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Album Review: Ingrid Laubrock’s Antihouse – Roulette of the Cradle

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Sometimes the best music is built entirely on instinct. Music that doesn’t get caught up trying to fit into typical conventions of time and scale but instead only commits itself to pure human instinct and expression.  Free Jazz is a fantastic form of expression due to its spur of the moment nature.  When a member of the ensemble is feeling a certain way they immediately release this feeling using their instrument.  The other musicians in the ensemble can understand each other and utter their response to the music just released. It is conversational.  Despite having well thought out compositions played by expert musicians, the music of Ingrid Laubrock’s new release Roulette of the Cradle has achieved a level of conversational execution and instinctual expression typically found only in the live free jazz setting.

Ingrid Laubrock’s Antihouse has mastered the explosion. The climactic moments in the piece reach a level of intensity that can only be described as explosive. Kris Davis (piano) is heard smashing the bass notes of the piano while John Hebert (bass) creates sound effects with his wild array of extended technics. Laubrock herself plays these squeaking be-bop lines and all the while Mary Halvorson (guitar) and Tom Rainey (drums) create a chaotic backdrop for the seemingly instrument-destroying display of power. What especially brings out the mastery for the explosive is the constant level of control maintained by the entire ensemble.  All of the sound effects are well practiced and intentional.  Also, every climactic explosion is short lived and the music is built up so naturally that the primal screeching of the ensemble seems appropriate.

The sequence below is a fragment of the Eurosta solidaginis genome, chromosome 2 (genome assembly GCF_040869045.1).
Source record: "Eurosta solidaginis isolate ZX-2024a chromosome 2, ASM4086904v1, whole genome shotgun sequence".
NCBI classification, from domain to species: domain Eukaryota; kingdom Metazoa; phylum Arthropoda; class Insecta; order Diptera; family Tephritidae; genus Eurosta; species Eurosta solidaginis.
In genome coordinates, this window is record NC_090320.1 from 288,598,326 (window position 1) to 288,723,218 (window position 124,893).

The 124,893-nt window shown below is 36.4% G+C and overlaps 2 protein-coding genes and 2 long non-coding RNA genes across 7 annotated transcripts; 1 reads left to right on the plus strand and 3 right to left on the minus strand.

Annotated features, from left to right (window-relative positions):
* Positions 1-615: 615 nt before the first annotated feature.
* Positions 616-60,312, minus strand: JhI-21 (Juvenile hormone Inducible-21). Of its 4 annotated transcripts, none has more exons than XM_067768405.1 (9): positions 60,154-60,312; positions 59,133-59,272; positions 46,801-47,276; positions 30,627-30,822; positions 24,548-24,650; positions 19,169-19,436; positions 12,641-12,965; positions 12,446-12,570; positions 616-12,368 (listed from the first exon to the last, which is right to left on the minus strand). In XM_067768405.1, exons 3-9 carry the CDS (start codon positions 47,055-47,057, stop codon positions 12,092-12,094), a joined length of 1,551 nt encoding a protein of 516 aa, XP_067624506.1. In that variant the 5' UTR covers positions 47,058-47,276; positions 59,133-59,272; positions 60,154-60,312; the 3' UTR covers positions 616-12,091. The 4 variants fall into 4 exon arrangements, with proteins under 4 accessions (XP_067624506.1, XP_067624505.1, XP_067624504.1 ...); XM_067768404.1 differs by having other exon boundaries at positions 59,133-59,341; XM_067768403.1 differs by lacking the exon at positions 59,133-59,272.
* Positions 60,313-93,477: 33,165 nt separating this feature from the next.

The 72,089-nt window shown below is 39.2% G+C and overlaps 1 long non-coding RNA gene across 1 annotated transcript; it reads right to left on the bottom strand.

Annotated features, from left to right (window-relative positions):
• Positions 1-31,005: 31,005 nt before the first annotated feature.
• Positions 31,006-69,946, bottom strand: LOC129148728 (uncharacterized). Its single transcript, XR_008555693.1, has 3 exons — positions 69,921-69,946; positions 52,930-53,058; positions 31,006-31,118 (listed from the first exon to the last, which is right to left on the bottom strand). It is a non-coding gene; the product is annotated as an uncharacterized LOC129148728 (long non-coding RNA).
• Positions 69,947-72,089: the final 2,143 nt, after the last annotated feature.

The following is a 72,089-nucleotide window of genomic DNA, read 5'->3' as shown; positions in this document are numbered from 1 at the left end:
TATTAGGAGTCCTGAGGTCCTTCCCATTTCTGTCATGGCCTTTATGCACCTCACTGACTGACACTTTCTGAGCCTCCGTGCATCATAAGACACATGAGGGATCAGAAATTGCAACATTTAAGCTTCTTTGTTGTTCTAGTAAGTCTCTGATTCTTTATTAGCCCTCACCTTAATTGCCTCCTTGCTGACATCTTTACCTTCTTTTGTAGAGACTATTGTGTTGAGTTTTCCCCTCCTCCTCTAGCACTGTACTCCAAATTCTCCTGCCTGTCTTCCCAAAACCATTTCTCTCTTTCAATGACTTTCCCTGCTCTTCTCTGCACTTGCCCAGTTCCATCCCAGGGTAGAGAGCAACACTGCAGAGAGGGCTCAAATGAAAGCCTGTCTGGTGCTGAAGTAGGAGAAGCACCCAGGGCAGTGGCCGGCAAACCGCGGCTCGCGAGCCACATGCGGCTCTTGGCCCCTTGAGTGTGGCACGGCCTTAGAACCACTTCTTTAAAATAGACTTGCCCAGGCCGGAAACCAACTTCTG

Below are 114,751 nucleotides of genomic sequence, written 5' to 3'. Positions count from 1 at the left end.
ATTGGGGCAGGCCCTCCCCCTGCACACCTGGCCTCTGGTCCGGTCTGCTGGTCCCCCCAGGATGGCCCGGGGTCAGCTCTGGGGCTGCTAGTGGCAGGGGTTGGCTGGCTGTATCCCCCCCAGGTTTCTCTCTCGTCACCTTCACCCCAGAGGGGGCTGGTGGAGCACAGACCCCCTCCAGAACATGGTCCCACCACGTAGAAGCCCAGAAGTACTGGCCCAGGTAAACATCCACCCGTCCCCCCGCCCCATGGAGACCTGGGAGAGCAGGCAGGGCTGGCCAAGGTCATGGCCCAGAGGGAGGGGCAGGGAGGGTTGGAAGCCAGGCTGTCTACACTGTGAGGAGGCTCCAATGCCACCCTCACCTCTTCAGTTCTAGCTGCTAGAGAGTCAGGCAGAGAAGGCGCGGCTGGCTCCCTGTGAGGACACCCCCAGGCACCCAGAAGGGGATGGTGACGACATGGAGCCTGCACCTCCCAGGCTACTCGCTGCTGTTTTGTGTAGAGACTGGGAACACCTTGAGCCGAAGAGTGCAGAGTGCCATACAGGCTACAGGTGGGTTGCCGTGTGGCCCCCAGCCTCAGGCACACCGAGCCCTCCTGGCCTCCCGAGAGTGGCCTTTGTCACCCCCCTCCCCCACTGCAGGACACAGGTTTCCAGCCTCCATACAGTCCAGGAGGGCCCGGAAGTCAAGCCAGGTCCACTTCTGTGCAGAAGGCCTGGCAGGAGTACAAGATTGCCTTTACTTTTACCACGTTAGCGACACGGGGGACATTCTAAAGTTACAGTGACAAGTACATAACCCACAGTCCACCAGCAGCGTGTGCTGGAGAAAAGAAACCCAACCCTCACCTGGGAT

Equally important to the explosion is the space left in between.  Every moment on the album drives forward and the listener is always locked into a state of anticipation even when the album delves into a more minimalist aesthetic.  Ingrid Laubrock has a very advanced sense of melody and her saxophone floats over the top of her ensemble’s perfect nuances of sound.  Similar to the explosive sections the quiet sections always maintain a sense of control and purpose.  Even when there aren’t a lot of noises being made the music has depth and excitement.

The artistic mastery in Roulette of the Cradle is intense and it’s a lot to take in.  I would expect most CKUT listeners to respect this album, and the avid jazz fans will probably love every minute of it.

-Review by Donovan Burtan